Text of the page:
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October 12, 2007

Al Gore and Climate Panel awarded Nobel Peace prize 2007

Al Gore and Climate Panel awarded Nobel Peace prize 2007

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Friday, October 12, 2007

Al Gore

The 2007 Nobel Peace Prize was awarded today to former U.S. Vice President Albert Arnold Gore Jr. and the Intergovernmental Panel on Climate Change (IPCC). The Nobel committee cited “for their efforts to build up and disseminate greater knowledge about man-made climate change, and to lay the foundations for the measures that are needed to counteract such change” as the reasons for awarding the prize.

The Nobel Peace Prize

The Nobel Peace Prize (Swedish and Norwegian: Nobels fredspris) is the name of one of five Nobel Prizes bequeathed by the Swedish industrialist and inventor Alfred Nobel. The other prizes are given out in Sweden, in different categories, but the Peace prize is given out by the Norwegian Nobel Committee in Oslo, Norway. Last Year Muhammad Yunus and The Grameen Bank won the Nobel Peace Prize.

The Peace Prize is awarded annually in Oslo, the capital of Norway. The actual prize always is presented on the 10th of December, the anniversary of the death of Nobel. The Norwegian king is in attendance. For the past decade, the Nobel Peace Prize Ceremony at the Oslo City Hall has been followed the next day by the Nobel Peace Prize Concert, which is broadcast to over 150 countries and more than 450 million households around the world. The Concert has received worldwide fame and the participation of top celebrity hosts and performers.

By the provisions of Nobel’s will, the Nobel Peace Prize is awarded “to the person who shall have done the most or the best work for fraternity between the nations, for the abolition or reduction of standing armies and for the holding and promotion of peace congresses.”

Norwegian Nobel Committee

The Nobel Institute in Oslo, Norway.

The Committee’s five members are entrusted with researching and adjudicating the Prize as well as awarding it. Although appointed by the Norwegian Parliament (Stortinget), they are independent and answer to no legislative authority. Members of the Norwegian government are not permitted to sit on the Committee. Nominations for the Prize may be made by a broad array of qualified individuals, including former recipients, members of national assemblies and congresses, university professors (in certain disciplines), international judges, and special advisors to the Prize Committee.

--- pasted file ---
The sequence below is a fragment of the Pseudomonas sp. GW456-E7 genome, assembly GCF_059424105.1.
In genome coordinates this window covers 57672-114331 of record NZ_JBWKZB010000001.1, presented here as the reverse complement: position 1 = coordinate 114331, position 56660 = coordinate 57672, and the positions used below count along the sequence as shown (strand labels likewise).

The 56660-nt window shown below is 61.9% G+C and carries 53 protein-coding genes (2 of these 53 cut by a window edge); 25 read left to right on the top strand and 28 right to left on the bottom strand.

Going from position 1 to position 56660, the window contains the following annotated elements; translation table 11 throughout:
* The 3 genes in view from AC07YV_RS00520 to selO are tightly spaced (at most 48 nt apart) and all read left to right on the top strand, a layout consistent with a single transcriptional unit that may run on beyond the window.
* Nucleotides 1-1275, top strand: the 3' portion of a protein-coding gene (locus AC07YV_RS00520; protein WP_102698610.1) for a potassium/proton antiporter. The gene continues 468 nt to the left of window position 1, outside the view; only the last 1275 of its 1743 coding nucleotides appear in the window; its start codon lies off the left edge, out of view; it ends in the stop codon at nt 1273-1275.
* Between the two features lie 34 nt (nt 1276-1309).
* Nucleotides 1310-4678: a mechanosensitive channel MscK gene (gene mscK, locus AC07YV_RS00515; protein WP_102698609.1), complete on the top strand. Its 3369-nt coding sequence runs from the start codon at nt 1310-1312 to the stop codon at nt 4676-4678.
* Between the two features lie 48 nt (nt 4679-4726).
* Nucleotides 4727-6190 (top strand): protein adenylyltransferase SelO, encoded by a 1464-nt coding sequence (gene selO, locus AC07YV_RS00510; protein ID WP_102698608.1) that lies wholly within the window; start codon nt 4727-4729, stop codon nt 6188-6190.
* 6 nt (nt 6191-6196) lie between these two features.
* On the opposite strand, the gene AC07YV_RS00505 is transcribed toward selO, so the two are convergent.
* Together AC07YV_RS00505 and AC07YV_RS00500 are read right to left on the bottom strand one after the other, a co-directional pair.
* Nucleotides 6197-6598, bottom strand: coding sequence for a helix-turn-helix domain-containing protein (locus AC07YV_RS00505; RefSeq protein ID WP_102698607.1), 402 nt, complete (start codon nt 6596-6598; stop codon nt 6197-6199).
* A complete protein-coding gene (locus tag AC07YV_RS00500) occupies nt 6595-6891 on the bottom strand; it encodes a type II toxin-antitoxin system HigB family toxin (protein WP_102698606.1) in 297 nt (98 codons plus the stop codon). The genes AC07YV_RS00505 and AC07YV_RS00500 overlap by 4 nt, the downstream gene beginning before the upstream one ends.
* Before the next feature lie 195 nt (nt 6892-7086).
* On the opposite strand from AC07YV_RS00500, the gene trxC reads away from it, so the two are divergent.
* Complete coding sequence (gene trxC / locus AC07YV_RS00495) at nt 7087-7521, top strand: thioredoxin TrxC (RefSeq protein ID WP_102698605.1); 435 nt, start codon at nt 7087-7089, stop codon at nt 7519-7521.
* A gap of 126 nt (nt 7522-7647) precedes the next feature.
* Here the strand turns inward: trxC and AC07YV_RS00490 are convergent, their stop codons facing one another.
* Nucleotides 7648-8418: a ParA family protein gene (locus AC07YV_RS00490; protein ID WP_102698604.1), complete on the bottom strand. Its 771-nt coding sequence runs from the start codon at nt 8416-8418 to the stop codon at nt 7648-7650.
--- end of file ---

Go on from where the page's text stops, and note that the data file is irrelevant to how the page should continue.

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January 18, 2006

Gore criticizes use of unwarranted domestic wiretaps

Gore criticizes use of unwarranted domestic wiretaps

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Wednesday, January 18, 2006

In a forceful speech Monday, former Vice President Al Gore criticized the use of unwarranted domestic wiretaps by the National Security Agency.

Gore called the wiretapping program, which the White House insists is vital to the defense of America, “a threat to the very structure of our government” and urged the Attorney General to appoint a special counsel for investigation into the matter. He additionally recommended Congress to hold comprehensive hearings and for telecommunications companies who are assisting in the program to stop doing so, and suggested the administration is using the threat of terrorism as a means to amass power in the executive branch.

Former Vice President Al Gore

“Is America in more danger now than when we faced worldwide fascism on the march – when our fathers fought and won two World Wars simultaneously?” He added, “Once violated, the rule of law is in danger. Unless stopped, lawlessness grows. The greater the power of the executive grows, the more difficult it becomes for the other branches to perform their constitutional roles.”

The Republican National Committee responded to Gore’s statements, saying, “Al Gore’s incessant need to insert himself in the headline of the day is almost as glaring as his lack of understanding of the threats facing America.” They continued, “While the president works to protect Americans from terrorists, Democrats deliver no solutions of their own, only diatribes laden with inaccuracies and anger.”

On Tuesday, White House press secretary Scott McClellan also responded, saying that the Clinton administration had authorized an FBI search of double agent Aldrich Ames without a warrant. Attorney General Alberto Gonzales made similar remarks earlier. Regarding Gore, McClellan said, “I think his hypocrisy knows no bounds.”

Opponents of the wiretapping program say this is an inaccurate comparison. On Monday’s edition of Larry King Live, New York Times reporter James Risen said that “under the rules at that time the Attorney General could authorize a warrantless physical search of a house. After the Ames case,” he added, “Congress changed that and closed that loophole and so that now that kind of search couldn’t be done under the law.”